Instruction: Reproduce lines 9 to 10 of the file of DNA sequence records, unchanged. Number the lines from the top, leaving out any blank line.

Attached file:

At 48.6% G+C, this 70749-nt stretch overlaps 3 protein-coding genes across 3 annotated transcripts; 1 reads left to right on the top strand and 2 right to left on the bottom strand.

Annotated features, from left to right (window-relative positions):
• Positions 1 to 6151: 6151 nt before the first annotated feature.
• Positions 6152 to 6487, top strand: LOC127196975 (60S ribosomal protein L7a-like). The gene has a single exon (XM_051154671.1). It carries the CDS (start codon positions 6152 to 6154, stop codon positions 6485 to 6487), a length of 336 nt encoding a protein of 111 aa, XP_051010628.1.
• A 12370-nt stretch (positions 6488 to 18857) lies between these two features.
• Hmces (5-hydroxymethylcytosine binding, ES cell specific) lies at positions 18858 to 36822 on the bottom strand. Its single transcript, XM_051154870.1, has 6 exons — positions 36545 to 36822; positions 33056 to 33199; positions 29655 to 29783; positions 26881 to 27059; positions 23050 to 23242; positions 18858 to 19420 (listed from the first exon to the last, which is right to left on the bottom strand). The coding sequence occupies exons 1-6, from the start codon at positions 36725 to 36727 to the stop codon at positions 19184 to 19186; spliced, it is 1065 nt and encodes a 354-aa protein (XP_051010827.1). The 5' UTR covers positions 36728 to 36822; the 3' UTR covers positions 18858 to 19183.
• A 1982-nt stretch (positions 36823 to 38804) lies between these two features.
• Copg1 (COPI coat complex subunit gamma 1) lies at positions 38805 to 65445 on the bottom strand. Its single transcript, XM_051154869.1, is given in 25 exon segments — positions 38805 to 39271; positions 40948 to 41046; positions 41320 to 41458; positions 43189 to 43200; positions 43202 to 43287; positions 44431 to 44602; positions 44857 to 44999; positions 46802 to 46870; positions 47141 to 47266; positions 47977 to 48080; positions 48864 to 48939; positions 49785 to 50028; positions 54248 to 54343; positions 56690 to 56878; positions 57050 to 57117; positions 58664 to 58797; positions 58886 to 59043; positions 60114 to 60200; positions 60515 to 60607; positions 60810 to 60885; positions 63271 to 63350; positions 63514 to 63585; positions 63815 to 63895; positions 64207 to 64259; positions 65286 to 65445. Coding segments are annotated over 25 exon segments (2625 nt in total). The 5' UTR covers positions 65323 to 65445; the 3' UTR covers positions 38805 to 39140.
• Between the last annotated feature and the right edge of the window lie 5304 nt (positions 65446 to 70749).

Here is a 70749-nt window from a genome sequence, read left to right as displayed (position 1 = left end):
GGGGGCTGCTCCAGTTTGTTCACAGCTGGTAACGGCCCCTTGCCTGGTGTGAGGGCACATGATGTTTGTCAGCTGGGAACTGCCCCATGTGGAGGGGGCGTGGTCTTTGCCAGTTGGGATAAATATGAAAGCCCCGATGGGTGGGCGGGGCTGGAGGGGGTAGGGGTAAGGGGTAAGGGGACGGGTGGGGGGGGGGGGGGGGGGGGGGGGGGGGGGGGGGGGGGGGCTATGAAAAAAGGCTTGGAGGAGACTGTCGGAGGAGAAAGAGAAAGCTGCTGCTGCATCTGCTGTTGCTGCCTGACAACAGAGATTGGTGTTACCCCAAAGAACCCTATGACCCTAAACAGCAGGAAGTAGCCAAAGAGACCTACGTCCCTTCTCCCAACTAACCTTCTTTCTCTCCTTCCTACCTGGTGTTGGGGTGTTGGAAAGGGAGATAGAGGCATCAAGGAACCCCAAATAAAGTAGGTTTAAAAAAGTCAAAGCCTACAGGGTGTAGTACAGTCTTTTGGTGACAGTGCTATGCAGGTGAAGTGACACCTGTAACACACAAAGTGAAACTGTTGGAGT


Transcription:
• Between the last annotated feature and the right edge of the window lie 5304 nt (positions 65446 to 70749).

Here is a 70749-nt window from a genome sequence, read left to right as displayed (position 1 = left end):